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A ravaged Arctic ecosystem serves as a warning of the perils of human advancement

Floating Coast: An Environmental History of the Bering Strait

Bathsheba Demuth
416 pp.
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The area known as Beringia sits atop the world, straddling Asia and North America. A mere 50 miles of water separate the Chukchi Peninsula in Russia and the Seward Peninsula in the United States. Terrestrial plant life is relatively impoverished here, but the Bering Strait compensates for the land’s parsimony and more.

In Floating Coast, Bathsheba Demuth tells the story of this singular place beginning in the mid-1800s. Empire-making was under way then, both by the United States and by Russia, and the lifeways of native Iñupiat, Yupik, and Chuckchi peoples were about to be severely curtailed. So too were the natural histories of the species that contributed to making the region.

America was earnestly building its sovereign might, and thus its economy, during this period. Having exhausted species off both the Atlantic and Pacific coasts, whalers looking for new quarry came to Beringia to hunt bowheads. Whales were integral to just about every machine and product made at the time. Whale blubber was used for lubricating sewing machines and cotton gins. Whalebone (baleen) lent structure to umbrellas, fishing rods, and mattresses. Whale tallow was refined into soap and became a base for perfume. Most of all, whale oil was used to fuel indoor lighting.

The ever-ratcheting appetite for whales drove them to near extinction in a few short decades. The indigenous peoples whose lives depended on whales lost both their source of sustenance and the culture around which their identities had been constructed for millennia.

With whale populations depleted, industrial appetites turned to walruses, although it took 250 of the blubbery beasts to measure up to a single bowhead. “Far from Beringia,” Demuth writes, “walruses were a miniscule part of imagining a prosperous, mechanized future: as fan belts on power looms or grease in factory cogs….” Wholesale depletion of walruses continued well into the early 1900s, as their blubber was transformed into nitroglycerin in service of World War I.

While Americans denuded Arctic waters, Russians bristled at what they considered theft of their natural resources. The denizens of the waters between the two sovereign nations did not adhere to any putative human boundary.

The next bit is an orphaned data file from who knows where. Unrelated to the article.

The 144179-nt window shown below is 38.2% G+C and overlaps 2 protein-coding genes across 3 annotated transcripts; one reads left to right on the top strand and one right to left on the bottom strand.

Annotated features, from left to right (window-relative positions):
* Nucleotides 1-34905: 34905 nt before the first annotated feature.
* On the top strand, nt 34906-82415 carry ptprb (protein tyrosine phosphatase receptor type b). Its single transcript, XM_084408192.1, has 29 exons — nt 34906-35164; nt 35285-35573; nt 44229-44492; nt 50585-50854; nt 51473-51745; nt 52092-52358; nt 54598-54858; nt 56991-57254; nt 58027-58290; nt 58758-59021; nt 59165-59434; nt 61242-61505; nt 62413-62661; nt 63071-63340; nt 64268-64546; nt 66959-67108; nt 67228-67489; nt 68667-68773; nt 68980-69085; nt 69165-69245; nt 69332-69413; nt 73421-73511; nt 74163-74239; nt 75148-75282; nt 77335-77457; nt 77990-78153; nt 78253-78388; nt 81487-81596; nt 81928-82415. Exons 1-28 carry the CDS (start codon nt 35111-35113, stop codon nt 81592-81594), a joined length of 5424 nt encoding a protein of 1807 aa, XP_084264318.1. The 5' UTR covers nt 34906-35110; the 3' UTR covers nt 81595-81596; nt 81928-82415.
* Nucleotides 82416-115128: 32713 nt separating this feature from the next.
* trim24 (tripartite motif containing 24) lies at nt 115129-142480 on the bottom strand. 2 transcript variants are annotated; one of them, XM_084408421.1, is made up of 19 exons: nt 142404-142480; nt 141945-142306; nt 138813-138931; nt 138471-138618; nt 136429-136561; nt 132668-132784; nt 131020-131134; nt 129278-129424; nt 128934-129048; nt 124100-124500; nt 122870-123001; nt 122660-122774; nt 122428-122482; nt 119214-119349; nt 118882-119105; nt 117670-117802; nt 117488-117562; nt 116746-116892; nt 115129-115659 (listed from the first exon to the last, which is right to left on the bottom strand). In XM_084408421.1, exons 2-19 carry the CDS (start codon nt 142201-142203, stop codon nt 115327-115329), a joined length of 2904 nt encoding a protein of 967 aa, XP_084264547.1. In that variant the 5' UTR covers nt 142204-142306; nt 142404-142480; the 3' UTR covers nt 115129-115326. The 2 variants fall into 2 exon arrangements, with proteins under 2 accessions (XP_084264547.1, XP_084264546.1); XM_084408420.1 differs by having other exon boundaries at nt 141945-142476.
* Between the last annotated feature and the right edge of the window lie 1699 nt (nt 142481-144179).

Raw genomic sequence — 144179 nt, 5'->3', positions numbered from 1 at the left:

“The problem of whaling, for the United States and Imperial Russia, was not so much that it killed too many whales, but that it brought commerce while failing at civilization,” writes Demuth. The United States bemoaned profits that were being spent on guns and alcohol, contributing not to lawfulness but its opposite. The Russians saw those profits as going to the wrong people (Americans). The solution that was negotiated was to establish boundaries, to “enclose” the cyclical peregrinations of whales, and subsequently those of walruses, reindeer, and fox, in an attempt to systematize harvests and make their yields more reliable. Bringing little ecological knowledge to bear on this effort led to both market and population crashes: “…while dollar value might make fur seem the same as blubber or ivory, the rhythms that governed their creation were not equivalent; the market’s habit of supplanting one desire for another did not apprehend how a fox would never live on the same time as a walrus.”

As the Russian Revolution transformed into bolshevism, and from thence to communism, the question of how exactly to govern territory according to a Marxist ideal brought new pressures to Beringian land, sea, and native peoples. The cycles of nature notwithstanding, Stalinism in particular sought to mechanize production according to its own time frame, not only at the expense of the animals involved but by way of cruelty to the Russian people it employed.

Once nonliving resources in the form of gold and eventually tin and oil became the focus of colonial harvest, the question of how to enclose Beringia became expressly about sovereignty. “In Alaska and Russia at the turn of the twentieth century, the politics of mining had to do with who should rightfully benefit from gold: the individual proprietor, the corporation, the tsar, or the collective.”

In Demuth’s masterful narrative, the very long time frame of energy production crashes disastrously into the ever more expedient ways humanity purposes that energy. Global warming, the result of quickly burning organic material that took eons to accumulate, is the apotheosis of colonial strategy. Floating Coast is eloquent testimony to how this strategy is not working.

About the author

The reviewer is the author of Citizen Scientist: Searching for Heroes and Hope in an Age of Extinction (The Experiment, 2016).